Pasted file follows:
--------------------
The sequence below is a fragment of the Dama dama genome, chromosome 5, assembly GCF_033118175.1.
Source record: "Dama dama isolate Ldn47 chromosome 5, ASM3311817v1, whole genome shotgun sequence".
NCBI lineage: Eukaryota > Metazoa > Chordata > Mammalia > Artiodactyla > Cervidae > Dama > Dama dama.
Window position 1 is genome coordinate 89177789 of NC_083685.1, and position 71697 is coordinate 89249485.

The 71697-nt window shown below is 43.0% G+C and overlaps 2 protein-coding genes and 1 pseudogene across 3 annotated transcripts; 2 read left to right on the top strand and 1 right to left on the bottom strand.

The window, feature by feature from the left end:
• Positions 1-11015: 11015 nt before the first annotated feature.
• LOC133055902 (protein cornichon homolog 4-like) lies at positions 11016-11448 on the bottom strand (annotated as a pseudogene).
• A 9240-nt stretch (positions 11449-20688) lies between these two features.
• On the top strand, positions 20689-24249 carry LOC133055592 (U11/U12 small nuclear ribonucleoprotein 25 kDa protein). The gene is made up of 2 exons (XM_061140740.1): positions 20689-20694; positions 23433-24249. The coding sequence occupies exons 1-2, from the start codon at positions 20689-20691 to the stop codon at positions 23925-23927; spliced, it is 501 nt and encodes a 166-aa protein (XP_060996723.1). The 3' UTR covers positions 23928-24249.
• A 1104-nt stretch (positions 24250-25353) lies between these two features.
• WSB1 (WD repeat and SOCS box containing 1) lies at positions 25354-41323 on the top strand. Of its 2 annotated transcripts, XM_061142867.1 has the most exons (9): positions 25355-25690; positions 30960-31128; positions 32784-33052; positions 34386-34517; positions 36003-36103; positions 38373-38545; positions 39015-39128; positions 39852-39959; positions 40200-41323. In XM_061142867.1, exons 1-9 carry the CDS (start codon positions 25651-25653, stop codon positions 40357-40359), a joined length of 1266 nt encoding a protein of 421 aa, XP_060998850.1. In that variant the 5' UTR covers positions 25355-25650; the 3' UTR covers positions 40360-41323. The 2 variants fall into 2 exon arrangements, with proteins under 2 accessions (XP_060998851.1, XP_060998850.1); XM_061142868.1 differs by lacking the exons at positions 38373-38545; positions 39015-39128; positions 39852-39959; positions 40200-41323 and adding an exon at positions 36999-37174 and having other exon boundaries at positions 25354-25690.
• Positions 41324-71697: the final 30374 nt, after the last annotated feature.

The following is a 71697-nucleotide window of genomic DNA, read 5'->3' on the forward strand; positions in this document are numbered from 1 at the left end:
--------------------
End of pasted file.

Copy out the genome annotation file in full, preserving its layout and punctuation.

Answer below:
The sequence below is a fragment of the Dama dama genome, chromosome 5, assembly GCF_033118175.1.
Source record: "Dama dama isolate Ldn47 chromosome 5, ASM3311817v1, whole genome shotgun sequence".
NCBI lineage: Eukaryota > Metazoa > Chordata > Mammalia > Artiodactyla > Cervidae > Dama > Dama dama.
Window position 1 is genome coordinate 89177789 of NC_083685.1, and position 71697 is coordinate 89249485.

The 71697-nt window shown below is 43.0% G+C and overlaps 2 protein-coding genes and 1 pseudogene across 3 annotated transcripts; 2 read left to right on the top strand and 1 right to left on the bottom strand.

The window, feature by feature from the left end:
• Positions 1-11015: 11015 nt before the first annotated feature.
• LOC133055902 (protein cornichon homolog 4-like) lies at positions 11016-11448 on the bottom strand (annotated as a pseudogene).
• A 9240-nt stretch (positions 11449-20688) lies between these two features.
• On the top strand, positions 20689-24249 carry LOC133055592 (U11/U12 small nuclear ribonucleoprotein 25 kDa protein). The gene is made up of 2 exons (XM_061140740.1): positions 20689-20694; positions 23433-24249. The coding sequence occupies exons 1-2, from the start codon at positions 20689-20691 to the stop codon at positions 23925-23927; spliced, it is 501 nt and encodes a 166-aa protein (XP_060996723.1). The 3' UTR covers positions 23928-24249.
• A 1104-nt stretch (positions 24250-25353) lies between these two features.
• WSB1 (WD repeat and SOCS box containing 1) lies at positions 25354-41323 on the top strand. Of its 2 annotated transcripts, XM_061142867.1 has the most exons (9): positions 25355-25690; positions 30960-31128; positions 32784-33052; positions 34386-34517; positions 36003-36103; positions 38373-38545; positions 39015-39128; positions 39852-39959; positions 40200-41323. In XM_061142867.1, exons 1-9 carry the CDS (start codon positions 25651-25653, stop codon positions 40357-40359), a joined length of 1266 nt encoding a protein of 421 aa, XP_060998850.1. In that variant the 5' UTR covers positions 25355-25650; the 3' UTR covers positions 40360-41323. The 2 variants fall into 2 exon arrangements, with proteins under 2 accessions (XP_060998851.1, XP_060998850.1); XM_061142868.1 differs by lacking the exons at positions 38373-38545; positions 39015-39128; positions 39852-39959; positions 40200-41323 and adding an exon at positions 36999-37174 and having other exon boundaries at positions 25354-25690.
• Positions 41324-71697: the final 30374 nt, after the last annotated feature.

The following is a 71697-nucleotide window of genomic DNA, read 5'->3' on the forward strand; positions in this document are numbered from 1 at the left end: